Note: D.M.Jackson has acted at WSC in the past, but has never worked directly with or for any of the artists involved with this production.
This gem of a two-character play, Two-Headed by Julie Jensen, is an ideal performance piece for Lee Mikeska Gardner and Melissa Flaim. Wrapped in tight layers like an onion, the story slowly relinquishes its secrets in precious, savory moments. Set in 1857 Utah, the life experiences of two dear friends cover forty years as they lurch towards discovery, awareness, and self-acceptance in 90 compact minutes.
The strange name, two headed, works as an allegory on several levels-Flaim who plays Lavinia with playful command, entices Lee Mikeska Gardner, the more shy, reticent and subservient Hettie, with the prospects of seeing a two-headed calf hidden in the cellar. The image can also generally apply to the duality of life, being “two-headed” about things spoken and unspoken. For example, there is a cruel dual reality about Lavinia’s father as a pious, religious leader and military officer, who may have had an active role in the slaughter of over 127 migrants, including women and children, on the journey West, a true historical event.
The characters age in each scene– their first scene as children is priceless— but more significant is their growing enlightenment about what happened in Mountain Meadows on that day. Subtle messages abound in this beautifully crafted play. One scene about the rancid deterioration of the unburied could refer to families slaughtered on the trail as well as the 3-day old corpse of a beloved friend needing her husband’s blessing for burial. As they age, the characters come to grips with increasingly devastating bits of information, even being informed by the decisions of their own children, and ultimately they acknowledge painful aspects about their loved ones, each other, and eventually about themselves.
Their devotion and blind trust in men as fathers, early love interests, godly providers, or feeble, infirm husbands shape the course of their lives, and although never seen on stage, the men occupy a steady presence. Questions about what really happened at Mountain Meadows hover throughout the play along with whispers about the involvement of these God-fearing saints in the butchery. Wasn’t the martyrdom of Joseph Smith sufficient to justify slaughtering those who probably rejoiced at his death, eye for an eye? These questions, piercingly timely today, percolate through the scenes and bubble up just enough to hit the surface before sinking back down into the depths of the unspoken. Such brilliant writing is a joy to witness.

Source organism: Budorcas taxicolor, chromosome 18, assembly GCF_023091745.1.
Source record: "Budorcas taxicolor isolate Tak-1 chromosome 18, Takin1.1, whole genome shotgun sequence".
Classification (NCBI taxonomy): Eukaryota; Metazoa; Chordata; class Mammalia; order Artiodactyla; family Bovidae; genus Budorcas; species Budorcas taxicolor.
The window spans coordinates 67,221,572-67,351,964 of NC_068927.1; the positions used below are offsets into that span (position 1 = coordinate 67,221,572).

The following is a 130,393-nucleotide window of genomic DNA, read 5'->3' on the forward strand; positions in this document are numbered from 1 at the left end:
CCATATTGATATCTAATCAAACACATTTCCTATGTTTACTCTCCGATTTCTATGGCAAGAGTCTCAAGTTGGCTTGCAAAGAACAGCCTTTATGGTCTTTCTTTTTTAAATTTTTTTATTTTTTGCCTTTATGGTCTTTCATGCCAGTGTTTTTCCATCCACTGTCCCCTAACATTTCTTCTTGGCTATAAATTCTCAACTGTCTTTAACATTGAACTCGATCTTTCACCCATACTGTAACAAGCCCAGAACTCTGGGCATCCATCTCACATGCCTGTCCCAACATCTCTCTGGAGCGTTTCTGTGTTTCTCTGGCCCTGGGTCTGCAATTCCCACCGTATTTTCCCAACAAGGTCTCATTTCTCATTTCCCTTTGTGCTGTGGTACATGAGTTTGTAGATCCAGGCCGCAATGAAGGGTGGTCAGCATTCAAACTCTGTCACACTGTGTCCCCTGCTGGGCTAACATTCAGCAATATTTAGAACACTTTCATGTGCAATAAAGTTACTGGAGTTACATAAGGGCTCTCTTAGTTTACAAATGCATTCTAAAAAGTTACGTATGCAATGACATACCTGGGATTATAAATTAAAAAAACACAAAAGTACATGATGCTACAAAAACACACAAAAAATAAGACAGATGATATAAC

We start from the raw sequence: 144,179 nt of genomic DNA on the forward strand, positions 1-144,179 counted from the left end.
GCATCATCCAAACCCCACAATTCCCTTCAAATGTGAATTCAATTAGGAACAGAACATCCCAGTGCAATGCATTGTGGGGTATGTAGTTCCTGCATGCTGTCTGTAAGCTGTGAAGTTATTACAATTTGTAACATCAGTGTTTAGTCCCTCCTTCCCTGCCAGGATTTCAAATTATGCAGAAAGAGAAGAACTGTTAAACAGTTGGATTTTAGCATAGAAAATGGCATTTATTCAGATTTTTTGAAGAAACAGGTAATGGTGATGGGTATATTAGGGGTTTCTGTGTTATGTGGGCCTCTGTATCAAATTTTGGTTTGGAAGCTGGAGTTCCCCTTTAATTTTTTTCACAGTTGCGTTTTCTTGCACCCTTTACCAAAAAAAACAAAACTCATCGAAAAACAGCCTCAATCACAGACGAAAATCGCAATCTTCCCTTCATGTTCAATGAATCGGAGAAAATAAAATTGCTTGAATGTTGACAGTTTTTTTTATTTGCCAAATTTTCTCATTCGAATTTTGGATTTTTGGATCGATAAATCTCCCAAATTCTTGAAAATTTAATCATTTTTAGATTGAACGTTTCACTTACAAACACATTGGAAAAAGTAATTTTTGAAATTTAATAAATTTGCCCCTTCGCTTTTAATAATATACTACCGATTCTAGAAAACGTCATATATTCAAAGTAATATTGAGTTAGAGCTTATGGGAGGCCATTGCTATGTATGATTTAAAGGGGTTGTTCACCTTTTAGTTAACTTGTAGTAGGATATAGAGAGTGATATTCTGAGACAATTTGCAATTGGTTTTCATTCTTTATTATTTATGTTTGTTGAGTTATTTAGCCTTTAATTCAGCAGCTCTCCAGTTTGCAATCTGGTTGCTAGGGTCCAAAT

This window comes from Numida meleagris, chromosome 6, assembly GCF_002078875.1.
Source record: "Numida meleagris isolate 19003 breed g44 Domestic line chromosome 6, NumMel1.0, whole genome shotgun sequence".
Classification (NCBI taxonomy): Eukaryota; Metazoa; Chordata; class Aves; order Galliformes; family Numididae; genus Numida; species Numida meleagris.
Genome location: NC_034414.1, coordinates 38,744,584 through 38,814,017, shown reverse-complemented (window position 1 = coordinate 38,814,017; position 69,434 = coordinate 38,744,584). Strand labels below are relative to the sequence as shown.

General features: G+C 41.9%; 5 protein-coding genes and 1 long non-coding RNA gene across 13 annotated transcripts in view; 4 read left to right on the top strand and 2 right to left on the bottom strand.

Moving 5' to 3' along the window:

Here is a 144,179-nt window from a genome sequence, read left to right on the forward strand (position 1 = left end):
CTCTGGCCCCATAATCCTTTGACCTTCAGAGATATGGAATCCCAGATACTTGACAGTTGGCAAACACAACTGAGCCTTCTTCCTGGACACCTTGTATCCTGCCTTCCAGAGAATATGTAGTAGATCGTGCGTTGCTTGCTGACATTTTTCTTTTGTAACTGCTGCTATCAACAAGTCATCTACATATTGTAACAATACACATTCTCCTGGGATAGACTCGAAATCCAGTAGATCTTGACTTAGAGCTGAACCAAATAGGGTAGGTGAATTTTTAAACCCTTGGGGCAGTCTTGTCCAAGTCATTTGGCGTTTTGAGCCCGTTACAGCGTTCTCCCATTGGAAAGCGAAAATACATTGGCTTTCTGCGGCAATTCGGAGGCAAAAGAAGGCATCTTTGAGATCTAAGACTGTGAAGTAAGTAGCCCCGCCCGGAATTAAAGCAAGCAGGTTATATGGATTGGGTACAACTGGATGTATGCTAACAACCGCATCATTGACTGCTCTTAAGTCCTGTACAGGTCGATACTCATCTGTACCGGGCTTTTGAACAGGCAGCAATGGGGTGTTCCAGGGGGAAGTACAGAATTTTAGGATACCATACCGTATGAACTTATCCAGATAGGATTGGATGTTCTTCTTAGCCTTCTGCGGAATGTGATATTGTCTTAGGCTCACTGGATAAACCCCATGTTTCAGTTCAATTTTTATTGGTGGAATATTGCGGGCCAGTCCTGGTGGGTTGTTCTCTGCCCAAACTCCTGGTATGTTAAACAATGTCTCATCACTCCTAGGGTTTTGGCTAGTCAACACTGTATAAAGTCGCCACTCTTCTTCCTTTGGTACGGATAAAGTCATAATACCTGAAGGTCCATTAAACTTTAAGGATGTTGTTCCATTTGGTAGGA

The bond between the women is palpable and strong enough to withstand the deepest hurt, jealously, and even pain of betrayal. The women sustain, nurture, and hold each other up through years of hardship. Lavinia and Hettie are survivors of an emotional slaughter in a society cloaked in secrecy and fear of retribution. We feel their joy as they celebrate the early prosecution of polygamy and what they hope will be freer lives for their own daughters. Only towards the end of her life is Lavinia able to finally admit, probably even for the first time to herself, that she witnessed the massacre firsthand as a little girl those many years ago.
Anyone familiar with the work of these excellent actresses might wonder if the piece was cast against type as an experiment-Flaim is renown for her luminescent, playful innocence and Gardner’s commanding presence is legendary. In their capable hands, the casting twist adds yet another dimensional layer of interest as the women explore their own repertories to deliver taut, expressive performances. Also, as reflected in director Gregg Henry’s most recent work– Scaramouche, Experiment with an Air Pump, You are Here-his brilliant sense of character development hits every mark. He works his magic with two of the finest actresses in the region and a captivating script- it’s a powerful ensemble not to be missed.
Two-Headed is the perfect repertory piece for the Children’s Hour. Spatially, both directors bid a fond farewell to the Clark Street Playhouse taking full advantage of the set design by Michael Kachman. In both pieces, actresses fearlessly climb an ordinary ladder (even in long frontier skirts!) to perch on “tree limbs” that reach high into the rafters of the irreplaceable home of the Washington Shakespeare Company. WSC has provided a panoramic view to explore strong women characters struggling with hurtful realities, their relationships, and the devastating impact of secrets and lies.